Drug Transporters in Human Stem Cells

Date: October 08 2020
Presenter(s): Balázs Sarkadi, PhD, MD

Summary of the presentation

Human stem cells and their tissue derivatives are increasingly applied in advanced medical therapies, as well as in in vitro pharmacological and toxicological studies. Drug development, based on the application of human stem cell preparations may provide more appropriate and less expensive screening systems than animal models, thus are proposed to at least partially replace the use of experimental animals. In this regard, specific human cellular disease models, corresponding to alterations in developmental, metabolic, or signaling pathways, are especially useful in pharmacological studies. Genetically engineered stem cells, expressing fluorescence- or luminescence-based reporter constructs, greatly promote high-content or high-throughput drug screening. The expression of drug transporters is highly variable in the different stem cell preparations, and human pluripotent stem cells practically do not express any of the transporters involved in drug metabolism. However, directed and efficient stem cell differentiation allows the production of specific cardiac, neural, liver, or other cell types, resembling their in vivo human counterparts and allowing a direct examination of the function or drug-sensitivity of selected human drug transporters. In this presentation, examples of human pluripotent stem-cell derived cell preparations, also containing fluorescent reporter constructs to facilitate drug screening, are demonstrated.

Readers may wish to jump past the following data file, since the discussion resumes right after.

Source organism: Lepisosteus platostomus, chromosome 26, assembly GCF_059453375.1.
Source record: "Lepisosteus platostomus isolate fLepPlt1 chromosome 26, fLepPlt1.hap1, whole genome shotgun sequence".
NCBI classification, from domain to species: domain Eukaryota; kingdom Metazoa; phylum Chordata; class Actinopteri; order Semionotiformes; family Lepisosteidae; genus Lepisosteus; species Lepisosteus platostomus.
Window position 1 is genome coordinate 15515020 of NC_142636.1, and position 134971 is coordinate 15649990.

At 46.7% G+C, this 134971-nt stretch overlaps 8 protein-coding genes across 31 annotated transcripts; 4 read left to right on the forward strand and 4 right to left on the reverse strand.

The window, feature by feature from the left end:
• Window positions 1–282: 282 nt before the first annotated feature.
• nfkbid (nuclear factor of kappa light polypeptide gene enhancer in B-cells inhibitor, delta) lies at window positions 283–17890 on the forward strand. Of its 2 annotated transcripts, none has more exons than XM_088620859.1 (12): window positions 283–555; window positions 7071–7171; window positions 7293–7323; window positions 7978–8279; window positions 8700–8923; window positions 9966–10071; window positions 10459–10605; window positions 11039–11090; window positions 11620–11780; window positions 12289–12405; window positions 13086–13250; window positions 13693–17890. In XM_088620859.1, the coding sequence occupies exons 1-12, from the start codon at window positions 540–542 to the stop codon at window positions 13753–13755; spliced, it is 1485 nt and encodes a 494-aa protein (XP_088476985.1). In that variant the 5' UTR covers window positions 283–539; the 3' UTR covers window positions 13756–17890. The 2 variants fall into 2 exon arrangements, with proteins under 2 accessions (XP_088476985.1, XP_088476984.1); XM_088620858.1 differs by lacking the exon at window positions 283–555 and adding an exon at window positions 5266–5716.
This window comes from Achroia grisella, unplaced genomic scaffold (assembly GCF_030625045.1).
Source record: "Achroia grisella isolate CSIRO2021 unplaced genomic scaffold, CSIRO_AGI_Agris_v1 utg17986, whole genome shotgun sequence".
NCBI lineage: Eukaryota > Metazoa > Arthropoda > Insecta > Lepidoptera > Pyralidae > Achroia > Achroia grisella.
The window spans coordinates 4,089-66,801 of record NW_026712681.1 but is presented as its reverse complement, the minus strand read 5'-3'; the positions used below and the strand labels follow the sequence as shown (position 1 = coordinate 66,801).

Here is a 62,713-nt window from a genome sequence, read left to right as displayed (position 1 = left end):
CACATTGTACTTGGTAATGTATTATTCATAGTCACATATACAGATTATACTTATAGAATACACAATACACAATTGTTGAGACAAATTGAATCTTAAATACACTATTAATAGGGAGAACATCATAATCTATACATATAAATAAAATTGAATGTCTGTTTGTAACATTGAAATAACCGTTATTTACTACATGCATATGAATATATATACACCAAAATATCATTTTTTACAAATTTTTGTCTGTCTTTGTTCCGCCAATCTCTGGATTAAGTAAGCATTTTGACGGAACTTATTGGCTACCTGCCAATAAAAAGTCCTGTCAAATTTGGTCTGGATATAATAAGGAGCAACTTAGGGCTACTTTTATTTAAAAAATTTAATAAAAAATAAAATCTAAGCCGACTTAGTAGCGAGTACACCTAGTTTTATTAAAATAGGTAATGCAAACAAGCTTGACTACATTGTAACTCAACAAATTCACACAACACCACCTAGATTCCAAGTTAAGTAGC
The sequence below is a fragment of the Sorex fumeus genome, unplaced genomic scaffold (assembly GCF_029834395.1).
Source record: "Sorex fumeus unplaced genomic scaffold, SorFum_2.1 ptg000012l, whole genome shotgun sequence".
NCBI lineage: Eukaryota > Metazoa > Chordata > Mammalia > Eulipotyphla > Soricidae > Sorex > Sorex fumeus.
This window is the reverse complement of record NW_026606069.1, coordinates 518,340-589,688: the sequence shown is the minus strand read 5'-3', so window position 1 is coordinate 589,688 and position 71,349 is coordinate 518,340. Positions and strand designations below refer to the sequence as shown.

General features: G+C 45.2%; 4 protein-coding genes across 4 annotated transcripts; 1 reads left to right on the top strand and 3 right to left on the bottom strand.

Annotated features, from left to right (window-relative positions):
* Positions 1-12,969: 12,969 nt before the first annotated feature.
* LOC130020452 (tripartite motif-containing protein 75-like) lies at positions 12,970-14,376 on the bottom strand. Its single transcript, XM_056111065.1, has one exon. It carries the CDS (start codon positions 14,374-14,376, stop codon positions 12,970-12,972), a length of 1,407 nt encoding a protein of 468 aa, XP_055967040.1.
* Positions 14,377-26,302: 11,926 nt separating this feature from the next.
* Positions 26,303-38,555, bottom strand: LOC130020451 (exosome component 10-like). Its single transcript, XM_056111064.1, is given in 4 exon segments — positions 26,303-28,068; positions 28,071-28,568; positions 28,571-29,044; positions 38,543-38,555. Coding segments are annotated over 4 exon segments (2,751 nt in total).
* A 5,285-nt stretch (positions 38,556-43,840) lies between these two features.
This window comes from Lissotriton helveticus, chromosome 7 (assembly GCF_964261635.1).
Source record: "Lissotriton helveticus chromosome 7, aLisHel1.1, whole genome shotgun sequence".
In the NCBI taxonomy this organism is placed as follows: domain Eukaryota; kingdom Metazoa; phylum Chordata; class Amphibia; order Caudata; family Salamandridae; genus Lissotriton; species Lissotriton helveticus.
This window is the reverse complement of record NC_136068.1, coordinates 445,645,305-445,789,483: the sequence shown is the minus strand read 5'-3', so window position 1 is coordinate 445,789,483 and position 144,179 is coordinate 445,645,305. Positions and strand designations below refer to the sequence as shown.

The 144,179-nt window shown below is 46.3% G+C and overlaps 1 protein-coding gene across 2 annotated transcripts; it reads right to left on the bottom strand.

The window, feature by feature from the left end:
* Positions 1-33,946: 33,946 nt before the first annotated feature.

About the presenter:


Head of Research Group, Research Centre for Natural Sciences, Budapest, Hungary


Balázs Sarkadi, MD, Ph.D., spent several years as a post-doc and then as a visiting scientist at major universities in the United States and Canada. He is research professor at Semmelweis University, member of the Hungarian Academy of Sciences, past president of FEBS, member of several international research societies including the Academia Europeae. His research has been focusing on membrane proteins, including the investigation of ABC membrane transporters, which play a major role in the multidrug resistance of cancer, in general pharmacology, and in stem cell function. His recent work is related to transporter regulation in cancer cells and stem cells. He has published more than 300 papers in international scientific journals, with a citation number over 13,400 (in WoS, or 18,500 in Google Scholar) and an h-index of 61 (GS 69). He has several international patents already in commercial applications.